Obama's failed veto of a bill that will make changes to the 1976 Foreign Sovereign Immunities Act and allow legal action for non-commercial matters in US courts against the Saudi government was founded in self-interest, not from sympathetic concern with the KSA. With oil supplies no longer dependent on the KSA and gulf states, the US is no longer committed to backing the KSA - and indeed this is the root of the thaw in relations with Shia Iran.

State Immunity (wrongly termed Sovereign immunity by several papers today - Sovereign immunity refers to the immunity of the state from legal action by its own citizens) is highly complex and the subject of both UN and European conventions. The UK is a signatory with several other European states to the 1972 European Convention on State Immunity - not including Italy. Legal action by Italian citizens seeking damages from Germany for war actions was blocked by the International Court. 

The thing about State Immunity is that it protects the unofficial acts of nations and their citizens much given to meddling in the affairs of other States, and has little effect on States that keep themselves to themselves. So just as the KSA becomes legally liable in damages for the actions of its sheikhs in funding and sponsoring Sunni terrorism, so the US becomes liable for the actions of Blackwater, Air America and other quasi detached parts of the US global policeman role. Or the US imperialist warmonger role. Take your pick. It also, through the actions of the CIA and other covert State agencies, puts the US directly in the dock, for example for damages for unlawful rendition, torture, economic sabotage and so on.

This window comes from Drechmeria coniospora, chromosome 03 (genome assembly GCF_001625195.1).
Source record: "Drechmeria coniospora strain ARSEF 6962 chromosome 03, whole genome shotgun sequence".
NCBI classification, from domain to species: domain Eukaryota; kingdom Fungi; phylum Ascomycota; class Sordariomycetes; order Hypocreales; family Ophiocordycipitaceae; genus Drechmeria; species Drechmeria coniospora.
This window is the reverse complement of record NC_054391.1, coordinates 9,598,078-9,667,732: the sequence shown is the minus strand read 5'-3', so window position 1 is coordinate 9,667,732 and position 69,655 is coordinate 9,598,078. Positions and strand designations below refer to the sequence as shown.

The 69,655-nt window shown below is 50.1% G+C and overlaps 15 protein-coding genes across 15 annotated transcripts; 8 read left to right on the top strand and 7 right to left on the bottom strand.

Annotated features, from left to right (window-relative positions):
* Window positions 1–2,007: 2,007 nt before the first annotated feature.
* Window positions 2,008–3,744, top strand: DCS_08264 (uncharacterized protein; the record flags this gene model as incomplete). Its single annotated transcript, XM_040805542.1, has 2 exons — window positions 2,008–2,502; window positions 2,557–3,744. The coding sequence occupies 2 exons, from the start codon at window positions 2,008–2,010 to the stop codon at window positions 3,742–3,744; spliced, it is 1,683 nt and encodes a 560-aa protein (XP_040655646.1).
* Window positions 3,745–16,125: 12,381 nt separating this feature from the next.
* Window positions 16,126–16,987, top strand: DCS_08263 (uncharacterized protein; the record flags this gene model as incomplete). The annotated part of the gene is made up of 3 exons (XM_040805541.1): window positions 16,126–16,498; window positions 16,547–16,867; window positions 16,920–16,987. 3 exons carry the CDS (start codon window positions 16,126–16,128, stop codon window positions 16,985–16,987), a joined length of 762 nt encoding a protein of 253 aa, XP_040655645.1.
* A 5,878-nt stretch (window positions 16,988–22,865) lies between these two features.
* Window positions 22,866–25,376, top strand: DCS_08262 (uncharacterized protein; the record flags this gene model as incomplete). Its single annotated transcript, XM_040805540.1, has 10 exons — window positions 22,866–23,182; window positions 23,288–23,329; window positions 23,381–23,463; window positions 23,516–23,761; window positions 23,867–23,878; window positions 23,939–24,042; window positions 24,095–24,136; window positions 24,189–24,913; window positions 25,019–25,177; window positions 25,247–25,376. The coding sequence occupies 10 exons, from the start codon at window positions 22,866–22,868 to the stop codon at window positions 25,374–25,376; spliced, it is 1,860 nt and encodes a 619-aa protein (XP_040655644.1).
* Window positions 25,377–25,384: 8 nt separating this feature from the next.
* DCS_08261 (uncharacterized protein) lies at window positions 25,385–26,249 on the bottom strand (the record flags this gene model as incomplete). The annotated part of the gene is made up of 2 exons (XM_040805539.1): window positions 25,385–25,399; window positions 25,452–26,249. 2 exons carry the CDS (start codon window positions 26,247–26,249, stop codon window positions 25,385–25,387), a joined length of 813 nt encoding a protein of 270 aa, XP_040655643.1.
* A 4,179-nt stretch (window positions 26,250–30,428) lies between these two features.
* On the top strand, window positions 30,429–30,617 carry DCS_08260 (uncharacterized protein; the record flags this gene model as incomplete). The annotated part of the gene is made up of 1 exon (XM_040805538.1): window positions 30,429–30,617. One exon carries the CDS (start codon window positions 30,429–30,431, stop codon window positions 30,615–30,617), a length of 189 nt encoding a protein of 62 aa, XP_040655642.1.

Switzerland has little to fear from the ending of State immunity conventions. The UK is somewhere between the US and Switzerland. 

All of this would be irrelevant except that at a time of global investment, a successful lawsuit gives a right to seize the assets of the defendant nation in the country of action for the actions of those deemed vicarious servants or agents. Thus Saudi assets in the US can be seized if the suit of the 9/11 plaintiffs succeeds. Or US assets in the UK can be seized if a suit by British claimants succeeds. 

The effect will be a fire blanket on global State investment - by sovereign wealth funds and the like. In allowing action against the KSA - well deserved, I have no doubt - Congress has opened a can of worms with which the world would rather not deal at this juncture.

Wednesday, 28 September 2016

The EU - An OK club for the lesser breeds beyond the Pale

I must take my hat off to Boris this morning. With the brief announcement that the UK would assist however it could in getting Turkey's EU membership agreed, he has at one stroke caused rage and apoplexy in Brussels and Berlin, has Herr Verhofstadt spitting quinoa, and raised the UK in the eyes of Turks living and working throughout the EU.

The unspoken subtext of his comment is firstly that the UK doesn't care because we will be secure behind the Channel, but mainly that the EU is an OK club for the lesser breeds beyond the Pale, but not really the thing for a great nation such as ours. 

Now go on, Boris, and suggest that Syria also be considered for membership ..  

Tuesday, 27 September 2016

Poor people and cyclists killing the oceans

I love it when my instincts triumph over popular marketing. For years during which we were beseiged with margarine advertising and whorish doctors telling us to eschew butter and olive oil in favour of a factory-made ersatz wartime ration, I ignored them all. Now margarine, we're told, is the new asbestos. 

And so with clothing. Not only have I ever declined to wear anthing with anyone else's name, escutcheon or initials on the outside of the garment, I have obstinately stuck to wool, cotton, leather, silk and linen as clothing materials. The exception is polycotton 'blue collar' workwear which I import from the US firm Dickies, which is incredibly well made and long-lived.